Can RDR make a difference?
The Retail Distribution Review (RDR) is by far the largest of the initiatives UK regulators have introduced to try to deal with deficiencies in the workings of the UK advice market. No Monkey Business thinks there are three key objectives for public policy in this area: raising the quality of advice, lowering the cost of advice and increasing public access to advice. In a very sensible article from Morningstar, in which Stuart was extensively quoted, the reader is left to wonder whether RDR might end up raising the cost and therefore reducing even further public access.
If so, RDR may end up being judged as the wrong way to achieve better consumer outcomes – unless you only count the outcomes of people able to afford advice.
As background information, Stuart says that there are about 50,000 individuals authorised to deliver retail financial advice in the UK, mostly in small firms well dispersed across communities. Discretionary wealth managers and private client stockbrokers, also drawn into the RDR, represent only about 10% (and account for very few customer complaints against the industry). The largest sector in terms of ease of access (rather than numbers of advisers) are in high-street banks and so the recent decision by Barclays to pull out of branch-based advice suggests the FSA does have a case to answer.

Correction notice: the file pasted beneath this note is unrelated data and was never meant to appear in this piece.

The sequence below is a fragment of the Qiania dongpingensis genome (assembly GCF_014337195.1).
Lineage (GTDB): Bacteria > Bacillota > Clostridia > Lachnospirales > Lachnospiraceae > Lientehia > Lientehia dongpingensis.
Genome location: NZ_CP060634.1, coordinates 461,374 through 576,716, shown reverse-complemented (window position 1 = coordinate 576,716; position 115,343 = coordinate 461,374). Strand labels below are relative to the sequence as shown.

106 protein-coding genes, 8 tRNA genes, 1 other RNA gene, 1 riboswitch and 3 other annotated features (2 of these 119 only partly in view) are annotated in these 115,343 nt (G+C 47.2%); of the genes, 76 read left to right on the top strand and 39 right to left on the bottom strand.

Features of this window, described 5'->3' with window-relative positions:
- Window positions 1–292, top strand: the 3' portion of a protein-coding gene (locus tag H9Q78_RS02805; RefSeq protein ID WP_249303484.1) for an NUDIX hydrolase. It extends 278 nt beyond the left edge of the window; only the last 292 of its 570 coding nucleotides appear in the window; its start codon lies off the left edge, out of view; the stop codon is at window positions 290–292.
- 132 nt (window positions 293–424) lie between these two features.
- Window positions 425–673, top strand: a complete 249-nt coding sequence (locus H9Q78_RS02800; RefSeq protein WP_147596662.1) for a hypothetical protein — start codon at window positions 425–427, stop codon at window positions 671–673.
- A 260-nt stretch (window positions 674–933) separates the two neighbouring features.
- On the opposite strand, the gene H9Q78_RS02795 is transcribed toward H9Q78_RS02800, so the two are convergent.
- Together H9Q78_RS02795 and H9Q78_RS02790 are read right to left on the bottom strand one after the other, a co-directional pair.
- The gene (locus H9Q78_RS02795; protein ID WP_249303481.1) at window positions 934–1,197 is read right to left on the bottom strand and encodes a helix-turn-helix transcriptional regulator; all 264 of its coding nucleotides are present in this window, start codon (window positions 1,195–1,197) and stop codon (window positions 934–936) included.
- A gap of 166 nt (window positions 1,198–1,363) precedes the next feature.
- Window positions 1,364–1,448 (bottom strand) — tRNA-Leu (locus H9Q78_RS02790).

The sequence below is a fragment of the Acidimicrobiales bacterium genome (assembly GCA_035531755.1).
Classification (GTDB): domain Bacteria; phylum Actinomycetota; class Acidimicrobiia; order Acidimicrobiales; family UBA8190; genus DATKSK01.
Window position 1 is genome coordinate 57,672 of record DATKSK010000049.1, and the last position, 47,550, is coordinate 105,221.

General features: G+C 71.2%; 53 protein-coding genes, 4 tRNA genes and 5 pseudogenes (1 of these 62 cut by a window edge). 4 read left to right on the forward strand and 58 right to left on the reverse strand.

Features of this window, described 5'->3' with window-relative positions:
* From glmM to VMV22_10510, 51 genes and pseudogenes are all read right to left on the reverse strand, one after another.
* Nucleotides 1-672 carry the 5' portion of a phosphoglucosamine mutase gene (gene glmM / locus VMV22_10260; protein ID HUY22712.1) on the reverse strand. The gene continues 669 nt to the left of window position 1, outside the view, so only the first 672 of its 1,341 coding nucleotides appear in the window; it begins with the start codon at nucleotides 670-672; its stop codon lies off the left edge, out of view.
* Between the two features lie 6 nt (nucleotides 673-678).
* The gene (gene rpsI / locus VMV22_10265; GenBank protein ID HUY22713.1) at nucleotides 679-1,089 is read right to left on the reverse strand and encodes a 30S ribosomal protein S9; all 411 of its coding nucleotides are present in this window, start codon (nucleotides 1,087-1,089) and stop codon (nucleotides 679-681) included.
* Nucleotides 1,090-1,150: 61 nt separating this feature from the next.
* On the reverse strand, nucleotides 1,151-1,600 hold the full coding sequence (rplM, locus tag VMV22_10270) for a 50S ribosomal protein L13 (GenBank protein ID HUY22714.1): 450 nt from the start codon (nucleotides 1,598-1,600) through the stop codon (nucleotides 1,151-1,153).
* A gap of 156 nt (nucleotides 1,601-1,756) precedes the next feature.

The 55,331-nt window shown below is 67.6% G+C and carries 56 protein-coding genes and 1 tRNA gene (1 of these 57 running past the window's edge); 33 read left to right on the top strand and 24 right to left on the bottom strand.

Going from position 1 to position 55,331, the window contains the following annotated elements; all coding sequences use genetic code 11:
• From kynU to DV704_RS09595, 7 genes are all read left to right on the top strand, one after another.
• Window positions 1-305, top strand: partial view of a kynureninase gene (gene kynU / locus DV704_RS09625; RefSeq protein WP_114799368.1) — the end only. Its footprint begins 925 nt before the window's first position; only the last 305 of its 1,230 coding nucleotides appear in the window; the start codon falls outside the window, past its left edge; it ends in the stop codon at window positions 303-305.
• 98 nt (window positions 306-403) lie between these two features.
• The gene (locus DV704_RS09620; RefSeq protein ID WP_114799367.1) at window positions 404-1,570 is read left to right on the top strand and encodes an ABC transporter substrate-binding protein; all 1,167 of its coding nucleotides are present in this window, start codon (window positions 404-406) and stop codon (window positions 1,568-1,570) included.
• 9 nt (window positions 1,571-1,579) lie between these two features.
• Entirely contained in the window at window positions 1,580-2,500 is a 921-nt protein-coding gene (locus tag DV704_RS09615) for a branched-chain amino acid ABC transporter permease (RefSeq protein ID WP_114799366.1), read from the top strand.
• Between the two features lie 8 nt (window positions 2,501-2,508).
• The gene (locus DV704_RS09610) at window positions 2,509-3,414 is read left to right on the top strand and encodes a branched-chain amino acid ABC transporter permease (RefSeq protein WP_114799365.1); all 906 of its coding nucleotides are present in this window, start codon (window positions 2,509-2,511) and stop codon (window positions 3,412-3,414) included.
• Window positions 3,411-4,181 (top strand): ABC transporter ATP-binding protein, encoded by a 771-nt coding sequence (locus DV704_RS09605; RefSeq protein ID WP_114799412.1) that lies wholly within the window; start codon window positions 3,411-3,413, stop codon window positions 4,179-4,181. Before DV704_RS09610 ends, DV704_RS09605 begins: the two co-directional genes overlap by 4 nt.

You will find plenty of venom directed at banks on this website but we still have to note that banks are the dominant force in distributing investment as well as savings products in virtually every country. So the public policy goal of access meant the FSA had one overriding priority for RDR: reform the banks but whatever you do don’t drive them out of the market. Oops.